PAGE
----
Deterministic networking on Ethernet

Andreas Pfeiffer writes that if Ethernet has any hope of becoming an automation control standard, time-deterministic control must coexist within a single message format with non-real-time data.

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 By Andreas Pfeiffer

I

n the past 20 years, multiple fieldbus standards have emerged with distributed control as the primary benefit. Most of these bus systems have cycle times in the millisecond range, which, at the time, was sufficient. However, now that fieldbus systems are widely deployed in automation, users and machine builders want to benefit from Ethernet, which offers much faster data rates and legacy benefits.

In IT applications, Ethernet is a suitable solution. However, if Ethernet has any hope of becoming an automation control standard, time-deterministic control must coexist within a single message format with non-real-time data.

There is demand from many automation users and machine builders for faster, more precise fieldbus systems that synchronize the ever-increasing number of PLCs, drives, I/O, sensors and actuators on a single network. There are concrete reasons why Industrial Ethernet is attractive for automation applications—even at the sensor and actuator level:
1.  Ethernet’s 100 MBit/s data rate offers one to two orders of magnitude more bandwidth than most current fieldbuses, and with the emergence of Gigabyte Ethernet, even greater bandwidth is possible.
2.  Internet protocols provide integration and data transparency on all networking levels.
3.  Ethernet is a proven, cost-effective world-wide standard.
4.  Silicon devices with on-board Ethernet are available from multiple vendors.

Although more than one real-time Ethernet approach was introduced, they were largely ignored by the automation industry because they were not 100% Ethernet-compatible and they did not take advantage of microcontrollers offered with Ethernet as a standard interface.
In November 2001, Ethernet Powerlink (EPL) was introduced, which took advantage of the on-board “Fast 100-Mbit/s Ethernet,” and was adopted by more than 50 product vendors and service providers.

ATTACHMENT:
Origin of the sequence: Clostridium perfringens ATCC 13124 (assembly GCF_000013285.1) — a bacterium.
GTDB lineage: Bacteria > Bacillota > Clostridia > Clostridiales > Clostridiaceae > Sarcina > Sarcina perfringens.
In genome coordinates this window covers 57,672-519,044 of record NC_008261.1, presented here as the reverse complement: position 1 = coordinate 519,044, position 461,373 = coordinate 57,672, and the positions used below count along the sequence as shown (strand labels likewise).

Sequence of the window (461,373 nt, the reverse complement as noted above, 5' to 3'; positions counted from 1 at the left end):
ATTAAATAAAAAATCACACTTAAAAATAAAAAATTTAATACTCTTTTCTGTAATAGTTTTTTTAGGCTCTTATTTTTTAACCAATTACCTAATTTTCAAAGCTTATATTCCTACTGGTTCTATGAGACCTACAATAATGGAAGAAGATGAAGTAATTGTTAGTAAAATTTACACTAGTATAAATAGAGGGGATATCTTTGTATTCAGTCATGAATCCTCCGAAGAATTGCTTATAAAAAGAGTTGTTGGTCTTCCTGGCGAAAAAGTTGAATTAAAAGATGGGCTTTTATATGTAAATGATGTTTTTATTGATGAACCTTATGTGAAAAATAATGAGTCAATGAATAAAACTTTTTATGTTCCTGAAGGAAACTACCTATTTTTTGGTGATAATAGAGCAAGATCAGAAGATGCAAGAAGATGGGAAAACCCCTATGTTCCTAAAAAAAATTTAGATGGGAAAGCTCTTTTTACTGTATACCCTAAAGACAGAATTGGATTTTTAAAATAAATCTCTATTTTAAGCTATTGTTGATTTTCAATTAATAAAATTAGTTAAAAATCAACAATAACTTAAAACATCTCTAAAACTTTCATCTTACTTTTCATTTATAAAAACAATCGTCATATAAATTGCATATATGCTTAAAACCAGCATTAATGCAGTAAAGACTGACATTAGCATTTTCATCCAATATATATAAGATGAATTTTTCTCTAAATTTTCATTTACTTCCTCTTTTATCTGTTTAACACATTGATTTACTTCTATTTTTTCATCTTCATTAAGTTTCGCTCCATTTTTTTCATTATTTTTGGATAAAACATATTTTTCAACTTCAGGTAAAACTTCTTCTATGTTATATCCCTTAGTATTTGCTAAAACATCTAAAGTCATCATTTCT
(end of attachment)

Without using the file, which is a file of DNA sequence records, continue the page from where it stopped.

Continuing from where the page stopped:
Since then, more than 40,000 EPL nodes are on duty in demanding applications in packaging, plastics, automotive, robotics or other industries. Tetra Pak, Ferromatik Milacron and ABB Robotics are among more than 200 users and machine builders that support EPL. From the supplier end, drives, I/O, PLCs, infrastructure components and other products are available from companies like Hirschmann, Lenze, Baldor and B&R Automation, with more companies joining all the time.

EPL responds to end user and machine builder demands by featuring microsecond fast time-deterministic cycle times that separate each cycle into time-deterministic (isochronous) and non-real-time (asynchronous) segments. While this message format responds to the microsecond performance demanded, it also addresses issues of data separation by isolating external asynchronous data from isochronous data at the machine level. This single feature alone eliminates “out-of-sync” data from encroaching into the time-deterministic zone.

EPL, unlike the other Industrial Ethernet solutions announced so far, operates on standard Ethernet with standard silicon. The protocol is available to the public and not controlled by any one, dominant automation supplier. EPL offers connectivity to common IP network topologies, and it relies on proven CANopen device profiles that have been used in industry for over 10 years. Devices and objects are accessible via IP-based protocols thus providing worldwide connectivity via the Internet.

EPL is managed by an open vendor and user group called EPSG, the Ethernet Powerlink Standardization Group. Membership and thus the protocol are available to anyone, and EPL itself has been submitted to the IEC and ISO for worldwide standardization. There are no hidden license costs and no dependencies on ASIC and component vendors. Pre-developed EPL protocols are available from multiple vendors and implementations are currently running on Intel, Freescale, ARM, Altera and other device platforms.

EPSG has just introduced “EPL Safety”, a Powerlink based protocol extension for safety-related applications. With EPL Safety, it is now possible—for the first time—to run IEC 61508 safety-related applications up to SIL 4 via a standard Ethernet network.

EPL is an attractive alternative for end users due to its multiple functionality and ability to transmit microsecond-fast time-deterministic control messages as well as information messages. Because EPL relies on widely adopted device profiles developed from popular field bus technology, it provides a low-cost transition and logical enhancement for suppliers of PLCs, drives, I/O and other sensors and actuators.

Finally, because EPL is the only open standard, users will not be obligated to make a decision to largely support only one vendor, an unfortunate outcome, in our view, of the bus wars we all endured through the 1980s and 1990s.


Andreas Pfeiffer is a board member of the Ethernet Powerlink Standardization Group. Learn more about the group’s activities at www.ethernet-powerlink.org.

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